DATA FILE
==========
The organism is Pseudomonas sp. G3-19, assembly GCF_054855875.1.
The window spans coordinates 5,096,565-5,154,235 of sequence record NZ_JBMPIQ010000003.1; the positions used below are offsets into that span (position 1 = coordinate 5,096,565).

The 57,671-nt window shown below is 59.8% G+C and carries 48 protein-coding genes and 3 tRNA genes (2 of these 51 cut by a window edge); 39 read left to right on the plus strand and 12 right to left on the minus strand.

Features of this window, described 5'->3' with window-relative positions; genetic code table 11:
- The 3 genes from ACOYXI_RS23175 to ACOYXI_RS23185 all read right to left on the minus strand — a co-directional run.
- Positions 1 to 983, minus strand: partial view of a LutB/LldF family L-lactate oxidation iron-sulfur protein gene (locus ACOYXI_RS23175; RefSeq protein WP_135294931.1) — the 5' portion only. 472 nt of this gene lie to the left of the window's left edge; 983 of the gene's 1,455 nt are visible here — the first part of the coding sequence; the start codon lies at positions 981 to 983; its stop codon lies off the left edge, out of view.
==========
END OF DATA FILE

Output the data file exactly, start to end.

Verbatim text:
The organism is Pseudomonas sp. G3-19, assembly GCF_054855875.1.
The window spans coordinates 5,096,565-5,154,235 of sequence record NZ_JBMPIQ010000003.1; the positions used below are offsets into that span (position 1 = coordinate 5,096,565).

The 57,671-nt window shown below is 59.8% G+C and carries 48 protein-coding genes and 3 tRNA genes (2 of these 51 cut by a window edge); 39 read left to right on the plus strand and 12 right to left on the minus strand.

Features of this window, described 5'->3' with window-relative positions; genetic code table 11:
- The 3 genes from ACOYXI_RS23175 to ACOYXI_RS23185 all read right to left on the minus strand — a co-directional run.
- Positions 1 to 983, minus strand: partial view of a LutB/LldF family L-lactate oxidation iron-sulfur protein gene (locus ACOYXI_RS23175; RefSeq protein WP_135294931.1) — the 5' portion only. 472 nt of this gene lie to the left of the window's left edge; 983 of the gene's 1,455 nt are visible here — the first part of the coding sequence; the start codon lies at positions 981 to 983; its stop codon lies off the left edge, out of view.